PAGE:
Williams’ music is very much indebted to Eno’s style of ambient; a traditionalist but not closed minded, if you will. He enjoys the freedom the ambient label has given him, saying that “playing music in an improvised fashion, which is what I usually do, and seeing where it goes and not knowing where it’s going to go, and being on that kind of path, especially with other musicians, that’s where the magic really happens. When you’re collaborating, especially in an improvised setting, you can go places that you wouldn’t expect to have gone, but then when you get there it’s very satisfying.”

He hopes that he can share the experience he’s had with ambient music with others.

“I think a big aspiration for me is to be able to do what I do, which is make ambient music, but in a way where more and more people can be very much affected by it in the way I’ve been affected by it, because I think the experience of it is so, it takes you out of yourself, it’s such a unique strange wonderful experience, and I want to share that experience with other people and I wanna give that experience to as many people as possible,” he says, noting again the sheer power that witnessing sound can provide.


It’s arguable that the style goes back even further than Satie’s work, and it was only through Eno qualifying the music with a word that its concepts were solidified. Religious composers in the 15th century such as Jacob Obrecht explored the use of space (through the contrast between voice and silence), something that has become a staple of ambient music over the years.

Not every ambient musician approaches their work from an entirely classical perspective. VV, a multi-genre composer from Toronto, might make ambient music but it doesn’t dominate his ethos in the same way it does Williams. When asked what inspires him, he responded with “boiler, darkroom, saudade/tezeta, “It’s just the house settling”, Urban Scraping, refrigerator,” a medley of words that evoke various feelings but ultimately provide a more abstracted viewpoint of VV’s mindset.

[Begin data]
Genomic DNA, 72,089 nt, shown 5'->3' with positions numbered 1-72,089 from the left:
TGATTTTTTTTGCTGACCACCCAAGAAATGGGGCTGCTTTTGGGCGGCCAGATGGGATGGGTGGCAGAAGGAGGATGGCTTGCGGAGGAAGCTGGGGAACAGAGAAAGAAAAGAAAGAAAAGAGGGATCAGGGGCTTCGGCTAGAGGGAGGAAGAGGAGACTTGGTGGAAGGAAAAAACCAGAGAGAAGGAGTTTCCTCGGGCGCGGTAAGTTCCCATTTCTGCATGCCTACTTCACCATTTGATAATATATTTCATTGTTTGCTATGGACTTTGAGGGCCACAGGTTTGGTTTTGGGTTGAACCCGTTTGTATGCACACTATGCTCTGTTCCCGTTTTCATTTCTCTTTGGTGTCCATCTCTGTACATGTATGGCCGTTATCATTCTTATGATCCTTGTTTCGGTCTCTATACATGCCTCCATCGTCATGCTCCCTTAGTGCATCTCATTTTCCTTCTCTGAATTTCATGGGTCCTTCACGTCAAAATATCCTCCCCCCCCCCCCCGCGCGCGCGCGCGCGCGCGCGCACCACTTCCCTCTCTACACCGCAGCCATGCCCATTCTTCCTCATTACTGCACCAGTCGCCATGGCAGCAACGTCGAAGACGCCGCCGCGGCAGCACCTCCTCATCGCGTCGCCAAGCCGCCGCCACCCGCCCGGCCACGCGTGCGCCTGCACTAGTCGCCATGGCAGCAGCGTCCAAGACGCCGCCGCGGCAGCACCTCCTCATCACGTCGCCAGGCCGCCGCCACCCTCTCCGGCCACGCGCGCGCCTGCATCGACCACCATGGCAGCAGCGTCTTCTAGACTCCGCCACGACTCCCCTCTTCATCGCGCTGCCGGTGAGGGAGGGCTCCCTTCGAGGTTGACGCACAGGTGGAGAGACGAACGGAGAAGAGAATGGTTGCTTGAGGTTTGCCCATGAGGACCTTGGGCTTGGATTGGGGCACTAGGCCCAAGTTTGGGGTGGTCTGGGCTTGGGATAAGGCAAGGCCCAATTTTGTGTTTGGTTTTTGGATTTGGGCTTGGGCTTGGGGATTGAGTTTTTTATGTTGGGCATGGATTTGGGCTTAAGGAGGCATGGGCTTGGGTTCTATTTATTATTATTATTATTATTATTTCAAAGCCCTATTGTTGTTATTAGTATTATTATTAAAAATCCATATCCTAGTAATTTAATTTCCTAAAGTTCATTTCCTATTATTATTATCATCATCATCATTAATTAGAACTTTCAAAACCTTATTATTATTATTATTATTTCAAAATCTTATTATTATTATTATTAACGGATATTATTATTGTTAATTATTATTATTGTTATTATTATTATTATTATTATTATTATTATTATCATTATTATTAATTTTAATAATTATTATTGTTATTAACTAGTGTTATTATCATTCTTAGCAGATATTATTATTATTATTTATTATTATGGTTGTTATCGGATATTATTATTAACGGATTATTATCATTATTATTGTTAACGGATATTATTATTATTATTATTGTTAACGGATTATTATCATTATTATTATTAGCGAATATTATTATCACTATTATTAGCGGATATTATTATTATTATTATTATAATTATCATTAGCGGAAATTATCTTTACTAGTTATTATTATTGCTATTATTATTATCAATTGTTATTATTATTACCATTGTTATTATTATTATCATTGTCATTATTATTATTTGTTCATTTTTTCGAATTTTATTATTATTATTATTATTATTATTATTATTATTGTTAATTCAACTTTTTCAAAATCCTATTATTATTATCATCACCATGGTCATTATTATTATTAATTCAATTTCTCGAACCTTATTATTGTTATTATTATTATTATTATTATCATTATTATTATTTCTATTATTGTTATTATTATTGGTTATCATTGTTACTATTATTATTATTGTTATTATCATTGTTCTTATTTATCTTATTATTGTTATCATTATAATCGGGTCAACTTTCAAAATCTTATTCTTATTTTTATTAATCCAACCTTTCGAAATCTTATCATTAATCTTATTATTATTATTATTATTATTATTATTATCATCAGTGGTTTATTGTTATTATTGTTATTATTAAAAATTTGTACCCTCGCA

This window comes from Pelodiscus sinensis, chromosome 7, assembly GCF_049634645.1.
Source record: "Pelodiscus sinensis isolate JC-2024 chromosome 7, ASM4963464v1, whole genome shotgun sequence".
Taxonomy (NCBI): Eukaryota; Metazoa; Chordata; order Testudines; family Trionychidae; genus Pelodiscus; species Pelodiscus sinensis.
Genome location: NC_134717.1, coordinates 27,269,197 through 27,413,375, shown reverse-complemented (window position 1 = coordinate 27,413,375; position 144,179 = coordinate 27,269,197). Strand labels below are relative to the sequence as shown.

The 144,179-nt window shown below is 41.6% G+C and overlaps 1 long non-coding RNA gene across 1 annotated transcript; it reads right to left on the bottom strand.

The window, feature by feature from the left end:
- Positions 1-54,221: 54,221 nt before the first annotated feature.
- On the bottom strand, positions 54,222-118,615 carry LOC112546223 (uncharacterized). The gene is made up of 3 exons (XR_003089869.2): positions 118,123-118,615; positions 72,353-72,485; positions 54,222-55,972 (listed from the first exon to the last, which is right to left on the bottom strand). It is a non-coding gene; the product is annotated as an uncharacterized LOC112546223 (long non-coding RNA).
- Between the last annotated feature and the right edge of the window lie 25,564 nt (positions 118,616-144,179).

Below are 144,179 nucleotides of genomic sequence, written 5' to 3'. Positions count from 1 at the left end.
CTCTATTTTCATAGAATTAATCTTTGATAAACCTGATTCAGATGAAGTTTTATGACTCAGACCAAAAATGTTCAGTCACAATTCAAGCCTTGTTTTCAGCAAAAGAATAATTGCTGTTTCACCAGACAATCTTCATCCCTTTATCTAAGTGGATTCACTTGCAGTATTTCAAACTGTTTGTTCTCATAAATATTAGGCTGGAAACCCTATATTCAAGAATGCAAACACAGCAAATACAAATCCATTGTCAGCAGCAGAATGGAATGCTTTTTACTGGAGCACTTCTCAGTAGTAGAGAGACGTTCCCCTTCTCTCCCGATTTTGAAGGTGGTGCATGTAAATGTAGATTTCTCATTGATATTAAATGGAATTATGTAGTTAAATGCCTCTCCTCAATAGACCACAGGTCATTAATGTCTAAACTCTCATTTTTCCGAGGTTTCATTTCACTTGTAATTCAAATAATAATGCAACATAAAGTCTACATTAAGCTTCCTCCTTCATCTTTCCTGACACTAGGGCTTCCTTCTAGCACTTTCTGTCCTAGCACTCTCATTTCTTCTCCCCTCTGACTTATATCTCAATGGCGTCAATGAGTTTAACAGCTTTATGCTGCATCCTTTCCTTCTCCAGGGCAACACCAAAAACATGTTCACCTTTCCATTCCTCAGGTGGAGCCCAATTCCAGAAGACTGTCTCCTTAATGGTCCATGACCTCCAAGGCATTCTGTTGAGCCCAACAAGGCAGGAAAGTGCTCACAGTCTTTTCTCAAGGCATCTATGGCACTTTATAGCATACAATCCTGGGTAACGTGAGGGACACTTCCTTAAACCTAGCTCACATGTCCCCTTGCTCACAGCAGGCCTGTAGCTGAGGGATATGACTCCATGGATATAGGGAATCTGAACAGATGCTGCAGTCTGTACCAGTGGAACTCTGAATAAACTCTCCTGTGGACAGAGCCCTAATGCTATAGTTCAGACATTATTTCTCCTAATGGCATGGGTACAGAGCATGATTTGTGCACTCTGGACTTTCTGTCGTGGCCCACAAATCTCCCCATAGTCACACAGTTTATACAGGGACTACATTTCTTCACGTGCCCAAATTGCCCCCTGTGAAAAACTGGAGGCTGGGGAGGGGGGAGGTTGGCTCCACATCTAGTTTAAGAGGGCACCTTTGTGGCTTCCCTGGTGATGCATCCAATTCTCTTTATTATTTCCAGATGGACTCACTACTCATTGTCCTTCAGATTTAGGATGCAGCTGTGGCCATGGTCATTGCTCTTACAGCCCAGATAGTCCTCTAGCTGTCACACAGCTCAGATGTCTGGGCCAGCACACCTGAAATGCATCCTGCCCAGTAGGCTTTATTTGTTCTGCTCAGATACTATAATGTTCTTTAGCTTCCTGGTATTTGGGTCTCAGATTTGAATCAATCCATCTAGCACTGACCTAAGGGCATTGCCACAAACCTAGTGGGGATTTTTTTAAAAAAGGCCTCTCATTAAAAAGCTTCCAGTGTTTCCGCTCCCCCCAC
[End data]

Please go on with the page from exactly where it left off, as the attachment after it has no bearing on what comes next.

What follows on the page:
His music is extremely fluid, moving from point to point in an organic fashion, in a way that recalls both Impressionism and the feeling of being in stasis. “You can float or you can sink, too,” he said over email when asked his favourite thing about ambient music. His music is just one of many modern examples of ambient music that is in many ways familiar but also personal and new.

So where does all of this leave ambient music today? Above all else, ambient music has at its core a flexibility that many other music genres do not. In recent years the label has come to mean many things, a lot of them different from the music  Eno was making in the late ‘70s. Whereas artists like Wallace Williams may draw inspiration  from Eno’s music, artists like VV and others pluck inspiration from a variety of different sources, many of them not ambient at all. This is all an indication of musicians in the electronic world seeking more and more to broaden their viewpoints about music in terms of composition, feeling, and ideology, leading to forward thinking music that acknowledges the past but pushes forward to the future regardless.

Be the first to comment

Leave a Reply

Your email address will not be published.


*


This site uses Akismet to reduce spam. Learn how your comment data is processed.